Alofi, the capital city of Niue, has a population of about 600, divided between two villages. Alofi North and Alofi South, where the government headquarters are located. The island covers only 260 square kilometres. Alofi is located at the centre of Alofi Bay on the west coast of the island, close to the only break in the coral reef that surrounds Niue. Alofi’s tropical rainforest climate is virtually year-round with no discernable dry season and the average temperatures remain relatively constant throughout the year at 25 Celsius.
Niue, known as the “Rock of Polynesia”, is 1,500 miles or 2,400 kilometres northeast of New Zealand in a triangle between Tonga, the Samoa’s and the Cook Islands and is one of the world’s largest coral islands. Niue is self governing but also in free association with New Zealand, and lacks full sovereignty. Queen Elizabeth II is Niue’s head of state. Most diplomatic relations are conducted by New Zealand on Niue’s behalf. Captain James Cook spotted the island in 1774, but failed to land after three attempts. The Polynesian inhabitant’s refused him permission and he named the island “Savage Island”, a name that remained in use for a couple of centuries until its original name Niu e, translated as “behold the coconut”, regained use. The island was a British protectorate for a time, but that ended in 1901 when New Zealand annexed the island. Independence in the form of self-government by granted by the New Zealand parliament with the 1974 constitution.
The war memorial and the Royal Tombs are just south of the pier along the waterfront. The Royal Tombs mark the final resting site for two Niue kings – Mataio Tuitonga 1876-87) and Fataaiki (1888-1896). Niue’s last king, King Togia died in 1917 and is buried at the church in Tuapa, north of Alofi. Togia ceded his kingdom to Britain April 21, 1900, a few days after the US annexed Eastern Samoa. What is very interesting is that the deceased relatives of families are buried on the family property, usually in the front gardens.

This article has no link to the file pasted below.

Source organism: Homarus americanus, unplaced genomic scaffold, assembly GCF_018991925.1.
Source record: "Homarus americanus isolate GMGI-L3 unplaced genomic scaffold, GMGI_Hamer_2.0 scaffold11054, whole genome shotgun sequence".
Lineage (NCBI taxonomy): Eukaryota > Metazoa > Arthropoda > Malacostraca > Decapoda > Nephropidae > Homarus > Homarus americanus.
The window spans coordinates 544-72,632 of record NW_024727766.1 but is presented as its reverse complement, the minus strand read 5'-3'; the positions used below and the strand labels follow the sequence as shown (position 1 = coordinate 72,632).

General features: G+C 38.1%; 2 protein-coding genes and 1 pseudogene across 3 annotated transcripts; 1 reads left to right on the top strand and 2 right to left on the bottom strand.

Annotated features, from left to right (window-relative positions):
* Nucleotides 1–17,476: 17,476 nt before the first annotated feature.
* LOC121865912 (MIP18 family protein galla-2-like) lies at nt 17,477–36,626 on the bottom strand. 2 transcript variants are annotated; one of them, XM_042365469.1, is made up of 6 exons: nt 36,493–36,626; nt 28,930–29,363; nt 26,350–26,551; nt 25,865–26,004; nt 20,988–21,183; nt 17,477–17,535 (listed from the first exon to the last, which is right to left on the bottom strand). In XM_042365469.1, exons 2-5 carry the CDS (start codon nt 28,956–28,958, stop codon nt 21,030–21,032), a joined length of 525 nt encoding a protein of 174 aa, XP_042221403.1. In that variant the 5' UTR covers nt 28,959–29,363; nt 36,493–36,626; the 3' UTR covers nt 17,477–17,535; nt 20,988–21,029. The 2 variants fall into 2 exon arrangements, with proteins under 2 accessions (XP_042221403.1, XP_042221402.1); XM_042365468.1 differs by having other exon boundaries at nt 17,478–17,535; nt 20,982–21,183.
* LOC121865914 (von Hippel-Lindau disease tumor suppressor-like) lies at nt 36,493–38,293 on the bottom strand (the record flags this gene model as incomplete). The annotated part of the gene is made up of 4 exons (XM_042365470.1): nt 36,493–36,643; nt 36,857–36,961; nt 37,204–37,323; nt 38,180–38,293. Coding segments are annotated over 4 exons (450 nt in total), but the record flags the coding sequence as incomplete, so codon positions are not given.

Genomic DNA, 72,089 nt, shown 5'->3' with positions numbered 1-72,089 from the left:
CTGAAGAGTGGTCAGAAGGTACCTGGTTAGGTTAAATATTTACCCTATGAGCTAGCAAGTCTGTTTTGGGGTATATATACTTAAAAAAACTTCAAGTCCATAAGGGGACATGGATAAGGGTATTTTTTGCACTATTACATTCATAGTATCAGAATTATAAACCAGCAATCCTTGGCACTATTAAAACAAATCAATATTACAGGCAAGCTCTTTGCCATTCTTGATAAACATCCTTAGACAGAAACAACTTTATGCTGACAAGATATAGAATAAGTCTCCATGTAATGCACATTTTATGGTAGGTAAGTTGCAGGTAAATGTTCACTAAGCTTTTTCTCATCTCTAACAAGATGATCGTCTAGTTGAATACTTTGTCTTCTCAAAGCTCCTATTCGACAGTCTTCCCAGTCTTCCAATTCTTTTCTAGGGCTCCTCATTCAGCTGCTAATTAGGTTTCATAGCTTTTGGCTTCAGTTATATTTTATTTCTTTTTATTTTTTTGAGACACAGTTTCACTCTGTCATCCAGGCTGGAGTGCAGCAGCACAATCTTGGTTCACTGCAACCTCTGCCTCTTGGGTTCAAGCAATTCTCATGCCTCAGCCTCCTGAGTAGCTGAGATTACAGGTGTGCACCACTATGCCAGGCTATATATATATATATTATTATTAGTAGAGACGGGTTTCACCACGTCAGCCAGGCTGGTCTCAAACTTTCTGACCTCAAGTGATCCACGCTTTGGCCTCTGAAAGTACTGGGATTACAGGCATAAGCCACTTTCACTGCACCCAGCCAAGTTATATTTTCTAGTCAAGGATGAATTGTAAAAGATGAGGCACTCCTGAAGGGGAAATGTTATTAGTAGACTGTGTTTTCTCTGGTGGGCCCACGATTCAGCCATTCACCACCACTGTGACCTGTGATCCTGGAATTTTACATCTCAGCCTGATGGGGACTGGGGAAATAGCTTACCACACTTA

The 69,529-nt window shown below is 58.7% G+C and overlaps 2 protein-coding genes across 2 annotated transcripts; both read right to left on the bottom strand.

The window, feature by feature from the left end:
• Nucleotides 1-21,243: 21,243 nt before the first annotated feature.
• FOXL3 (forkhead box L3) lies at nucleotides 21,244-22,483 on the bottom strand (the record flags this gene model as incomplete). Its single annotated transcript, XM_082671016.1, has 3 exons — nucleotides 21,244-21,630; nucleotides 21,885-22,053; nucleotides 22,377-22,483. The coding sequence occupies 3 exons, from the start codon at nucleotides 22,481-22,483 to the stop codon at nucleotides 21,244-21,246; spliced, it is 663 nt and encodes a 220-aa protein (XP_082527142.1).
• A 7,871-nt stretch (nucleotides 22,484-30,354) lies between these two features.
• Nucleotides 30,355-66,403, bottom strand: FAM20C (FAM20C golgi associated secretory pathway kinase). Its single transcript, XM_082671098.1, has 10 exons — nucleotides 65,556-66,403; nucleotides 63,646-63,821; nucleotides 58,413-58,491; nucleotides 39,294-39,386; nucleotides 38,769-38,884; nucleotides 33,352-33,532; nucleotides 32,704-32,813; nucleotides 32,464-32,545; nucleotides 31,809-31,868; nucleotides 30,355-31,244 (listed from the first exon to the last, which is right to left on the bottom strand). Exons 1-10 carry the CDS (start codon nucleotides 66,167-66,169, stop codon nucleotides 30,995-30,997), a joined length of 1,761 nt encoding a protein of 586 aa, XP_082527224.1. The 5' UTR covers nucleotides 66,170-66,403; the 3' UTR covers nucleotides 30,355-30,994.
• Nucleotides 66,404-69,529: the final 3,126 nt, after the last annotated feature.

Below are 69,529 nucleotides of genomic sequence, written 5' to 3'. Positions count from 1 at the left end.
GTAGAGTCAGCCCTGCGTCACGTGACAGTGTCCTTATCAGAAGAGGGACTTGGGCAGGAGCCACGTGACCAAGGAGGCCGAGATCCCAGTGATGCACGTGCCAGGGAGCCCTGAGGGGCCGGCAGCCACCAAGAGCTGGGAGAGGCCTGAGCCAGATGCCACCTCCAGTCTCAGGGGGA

The people are very friendly, and it’s hot as we walk around. It’s a very small community, but the government gives every child a laptop computer and there is free wireless internet on the island. You can image the hoards of people from the ship taking advantage of this.
Craft sales provide much of the local income, .e.g. the necklaces and earing combine seeds and tiny shells into wonder designs. Pat bought a wonderful necklace and ear rings from this lady.
There’s little to no work on the island so a lot of young people move away to New Zealand, they do send money home, however as generations develop new lives elsewhere in the world the money does dry up and this is what causes the homes to become derelict and vacant. A lonely existence and a very beautiful island.
The islanders are working to develop a tourism trade, there are lots of hiking trails as well as tidal pools, e.g. those in the Limu area. Blow holes and a generally rugged coastline provide for beautiful scenes. The waters are home to colourful fish as well as poisonous water snakes. The snakes are thankfully not aggressive so if you leave them alone, they leave you alone.